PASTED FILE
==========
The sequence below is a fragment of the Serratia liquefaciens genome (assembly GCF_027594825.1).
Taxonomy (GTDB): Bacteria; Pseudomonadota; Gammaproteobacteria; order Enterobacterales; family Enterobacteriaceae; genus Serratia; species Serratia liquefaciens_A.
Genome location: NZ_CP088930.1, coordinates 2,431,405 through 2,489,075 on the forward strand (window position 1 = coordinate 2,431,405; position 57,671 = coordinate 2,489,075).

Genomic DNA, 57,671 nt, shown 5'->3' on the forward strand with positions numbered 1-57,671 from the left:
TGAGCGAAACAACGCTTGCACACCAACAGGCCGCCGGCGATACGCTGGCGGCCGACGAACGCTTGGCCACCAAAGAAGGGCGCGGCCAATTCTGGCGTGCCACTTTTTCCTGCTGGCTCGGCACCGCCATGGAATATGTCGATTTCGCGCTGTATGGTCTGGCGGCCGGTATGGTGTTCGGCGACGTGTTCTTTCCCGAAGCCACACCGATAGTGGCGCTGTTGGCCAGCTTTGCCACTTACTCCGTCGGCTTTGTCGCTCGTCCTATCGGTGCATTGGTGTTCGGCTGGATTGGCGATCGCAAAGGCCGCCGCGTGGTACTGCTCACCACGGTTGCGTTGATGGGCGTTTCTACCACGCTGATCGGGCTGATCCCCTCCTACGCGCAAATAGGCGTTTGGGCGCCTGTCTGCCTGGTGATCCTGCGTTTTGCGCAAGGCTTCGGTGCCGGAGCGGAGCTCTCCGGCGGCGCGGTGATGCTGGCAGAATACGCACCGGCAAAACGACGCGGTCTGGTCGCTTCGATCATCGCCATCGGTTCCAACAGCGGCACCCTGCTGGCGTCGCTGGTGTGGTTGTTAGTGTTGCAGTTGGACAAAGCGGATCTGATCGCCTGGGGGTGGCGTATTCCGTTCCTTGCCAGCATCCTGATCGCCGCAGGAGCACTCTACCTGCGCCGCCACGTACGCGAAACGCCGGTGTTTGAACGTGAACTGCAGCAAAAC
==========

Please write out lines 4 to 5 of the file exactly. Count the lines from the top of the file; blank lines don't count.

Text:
Genomic DNA, 57,671 nt, shown 5'->3' on the forward strand with positions numbered 1-57,671 from the left:
TGAGCGAAACAACGCTTGCACACCAACAGGCCGCCGGCGATACGCTGGCGGCCGACGAACGCTTGGCCACCAAAGAAGGGCGCGGCCAATTCTGGCGTGCCACTTTTTCCTGCTGGCTCGGCACCGCCATGGAATATGTCGATTTCGCGCTGTATGGTCTGGCGGCCGGTATGGTGTTCGGCGACGTGTTCTTTCCCGAAGCCACACCGATAGTGGCGCTGTTGGCCAGCTTTGCCACTTACTCCGTCGGCTTTGTCGCTCGTCCTATCGGTGCATTGGTGTTCGGCTGGATTGGCGATCGCAAAGGCCGCCGCGTGGTACTGCTCACCACGGTTGCGTTGATGGGCGTTTCTACCACGCTGATCGGGCTGATCCCCTCCTACGCGCAAATAGGCGTTTGGGCGCCTGTCTGCCTGGTGATCCTGCGTTTTGCGCAAGGCTTCGGTGCCGGAGCGGAGCTCTCCGGCGGCGCGGTGATGCTGGCAGAATACGCACCGGCAAAACGACGCGGTCTGGTCGCTTCGATCATCGCCATCGGTTCCAACAGCGGCACCCTGCTGGCGTCGCTGGTGTGGTTGTTAGTGTTGCAGTTGGACAAAGCGGATCTGATCGCCTGGGGGTGGCGTATTCCGTTCCTTGCCAGCATCCTGATCGCCGCAGGAGCACTCTACCTGCGCCGCCACGTACGCGAAACGCCGGTGTTTGAACGTGAACTGCAGCAAAAC